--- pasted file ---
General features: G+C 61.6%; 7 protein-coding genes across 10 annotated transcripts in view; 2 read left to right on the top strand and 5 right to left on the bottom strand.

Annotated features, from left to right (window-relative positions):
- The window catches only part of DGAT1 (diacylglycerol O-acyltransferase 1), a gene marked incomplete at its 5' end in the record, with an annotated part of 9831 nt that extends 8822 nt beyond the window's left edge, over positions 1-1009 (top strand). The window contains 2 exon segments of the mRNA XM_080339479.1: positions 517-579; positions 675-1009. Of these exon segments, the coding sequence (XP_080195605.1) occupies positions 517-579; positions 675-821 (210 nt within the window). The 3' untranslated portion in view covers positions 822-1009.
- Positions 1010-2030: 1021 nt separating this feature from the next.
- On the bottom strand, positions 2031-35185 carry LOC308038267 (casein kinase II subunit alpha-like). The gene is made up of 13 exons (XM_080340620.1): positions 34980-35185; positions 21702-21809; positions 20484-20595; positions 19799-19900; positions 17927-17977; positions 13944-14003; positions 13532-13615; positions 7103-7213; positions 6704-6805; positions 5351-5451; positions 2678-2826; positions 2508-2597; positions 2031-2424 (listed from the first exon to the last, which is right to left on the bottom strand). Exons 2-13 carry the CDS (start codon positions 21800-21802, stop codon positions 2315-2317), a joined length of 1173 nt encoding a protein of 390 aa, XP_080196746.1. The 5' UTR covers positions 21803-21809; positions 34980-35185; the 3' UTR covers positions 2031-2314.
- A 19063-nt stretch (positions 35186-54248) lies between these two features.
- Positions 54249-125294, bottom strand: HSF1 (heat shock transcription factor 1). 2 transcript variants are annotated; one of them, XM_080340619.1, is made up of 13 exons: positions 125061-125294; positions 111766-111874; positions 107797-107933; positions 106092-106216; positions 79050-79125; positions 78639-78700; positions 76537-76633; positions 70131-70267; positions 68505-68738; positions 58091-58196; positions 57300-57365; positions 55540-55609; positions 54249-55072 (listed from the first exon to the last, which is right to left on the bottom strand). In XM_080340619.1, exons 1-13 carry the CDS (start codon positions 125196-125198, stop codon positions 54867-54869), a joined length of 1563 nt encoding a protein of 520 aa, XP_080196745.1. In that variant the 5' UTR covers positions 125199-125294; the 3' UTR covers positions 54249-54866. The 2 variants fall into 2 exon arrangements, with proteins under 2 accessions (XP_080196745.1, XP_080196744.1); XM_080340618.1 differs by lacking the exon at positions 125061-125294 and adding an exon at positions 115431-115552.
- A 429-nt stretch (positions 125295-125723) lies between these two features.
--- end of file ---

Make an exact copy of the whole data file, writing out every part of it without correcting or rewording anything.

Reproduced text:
General features: G+C 61.6%; 7 protein-coding genes across 10 annotated transcripts in view; 2 read left to right on the top strand and 5 right to left on the bottom strand.

Annotated features, from left to right (window-relative positions):
- The window catches only part of DGAT1 (diacylglycerol O-acyltransferase 1), a gene marked incomplete at its 5' end in the record, with an annotated part of 9831 nt that extends 8822 nt beyond the window's left edge, over positions 1-1009 (top strand). The window contains 2 exon segments of the mRNA XM_080339479.1: positions 517-579; positions 675-1009. Of these exon segments, the coding sequence (XP_080195605.1) occupies positions 517-579; positions 675-821 (210 nt within the window). The 3' untranslated portion in view covers positions 822-1009.
- Positions 1010-2030: 1021 nt separating this feature from the next.
- On the bottom strand, positions 2031-35185 carry LOC308038267 (casein kinase II subunit alpha-like). The gene is made up of 13 exons (XM_080340620.1): positions 34980-35185; positions 21702-21809; positions 20484-20595; positions 19799-19900; positions 17927-17977; positions 13944-14003; positions 13532-13615; positions 7103-7213; positions 6704-6805; positions 5351-5451; positions 2678-2826; positions 2508-2597; positions 2031-2424 (listed from the first exon to the last, which is right to left on the bottom strand). Exons 2-13 carry the CDS (start codon positions 21800-21802, stop codon positions 2315-2317), a joined length of 1173 nt encoding a protein of 390 aa, XP_080196746.1. The 5' UTR covers positions 21803-21809; positions 34980-35185; the 3' UTR covers positions 2031-2314.
- A 19063-nt stretch (positions 35186-54248) lies between these two features.
- Positions 54249-125294, bottom strand: HSF1 (heat shock transcription factor 1). 2 transcript variants are annotated; one of them, XM_080340619.1, is made up of 13 exons: positions 125061-125294; positions 111766-111874; positions 107797-107933; positions 106092-106216; positions 79050-79125; positions 78639-78700; positions 76537-76633; positions 70131-70267; positions 68505-68738; positions 58091-58196; positions 57300-57365; positions 55540-55609; positions 54249-55072 (listed from the first exon to the last, which is right to left on the bottom strand). In XM_080340619.1, exons 1-13 carry the CDS (start codon positions 125196-125198, stop codon positions 54867-54869), a joined length of 1563 nt encoding a protein of 520 aa, XP_080196745.1. In that variant the 5' UTR covers positions 125199-125294; the 3' UTR covers positions 54249-54866. The 2 variants fall into 2 exon arrangements, with proteins under 2 accessions (XP_080196745.1, XP_080196744.1); XM_080340618.1 differs by lacking the exon at positions 125061-125294 and adding an exon at positions 115431-115552.
- A 429-nt stretch (positions 125295-125723) lies between these two features.